Overexpression of transcription factors Mafa and Pdx1 induces in-vivo transdifferentiation of pancreatic α cells to β-like insulin-producing cells

Nathan Sabin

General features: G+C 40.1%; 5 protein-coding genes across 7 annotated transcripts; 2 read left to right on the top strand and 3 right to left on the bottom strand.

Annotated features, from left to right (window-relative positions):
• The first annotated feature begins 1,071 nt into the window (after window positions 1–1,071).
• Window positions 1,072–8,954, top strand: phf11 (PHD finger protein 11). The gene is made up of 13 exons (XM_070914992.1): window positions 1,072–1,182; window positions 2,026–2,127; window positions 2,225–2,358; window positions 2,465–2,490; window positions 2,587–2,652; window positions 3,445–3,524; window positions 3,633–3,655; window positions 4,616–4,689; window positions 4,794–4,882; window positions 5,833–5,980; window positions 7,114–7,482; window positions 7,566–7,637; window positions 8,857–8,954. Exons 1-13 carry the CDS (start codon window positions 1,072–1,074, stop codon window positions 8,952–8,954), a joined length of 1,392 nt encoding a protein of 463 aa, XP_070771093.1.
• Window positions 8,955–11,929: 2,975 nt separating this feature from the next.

Introduction: Type 1 diabetes, or T1D, is a disease resulting from autoantibody mediated destruction of insulin-producing pancreatic β cells1-3. Daily insulin injections have been the gold standard for treatment since 1922, however, inadequate levels of acute glucose control in diabetic patients leads to a higher risk of medical complications including ketoacidosis, kidney failure, cardiovascular diseases, neuropathy, and retinopathy4,5.  Transplantation of pancreatic islets containing functional β cells has proven to be an effective approach to achieving blood glucose homeostasis but the supply of transplantable cells is a limiting factor4. Procuring adequate sources of β cells is crucial to advancing this therapy. Several approaches seem promising, one being the in-vivo transdifferentiation of adult cells into insulin-producing cells4,5. Many of the transcription factors responsible for guiding pancreatic differentiation and proper development of β cells have previously been elucidated6. Overexpression of certain factors has been shown to cause in-vivo transdifferentiation of non-β cells to insulin-producing cells6-9. The development of a protocol to form new insulin-producing β cells is one that may lead to an effective, long-lasting treatment of T1D. Methods: Transgenic mouse models used Cre-recombinase to allow targeted expression of polypeptide tagged Mafa and Pdx1 in cells positive for either Ngn3 or Glucagon. Models either expressed Mafa, Pdx1, or Mafa+Pdx1. At the time of analysis, pancreatic tissues were fixed, antibody stained, and analyzed under fluorescence. The number of cells positive for insulin, glucagon, PP, and β-gal were manually counted. Results: Ngn3 positive β cell precursors which had overexpression of Mafa and Pdx1 in concert with one another showed a 9-fold increase in the number of insulin and glucagon copositive cells compared to cells only expressing Pdx1. These cells would resolve to become only insulin-positive within 6 weeks. Mafa also potentiated the effect of Pdx1 resulting in transdifferentiation effects in glucagon positive α cells whereas Pdx1 or Mafa alone were insufficient9. Conclusion: This work shows that Pdx1 and Mafa can work in concert to reverse terminal differentiation events in non-β cells which causes them to transdifferentiate into insulin-producing cells. With this, the potential is there to reverse the destruction of β cells and allow the regeneration of new β cells in patients with T1D.


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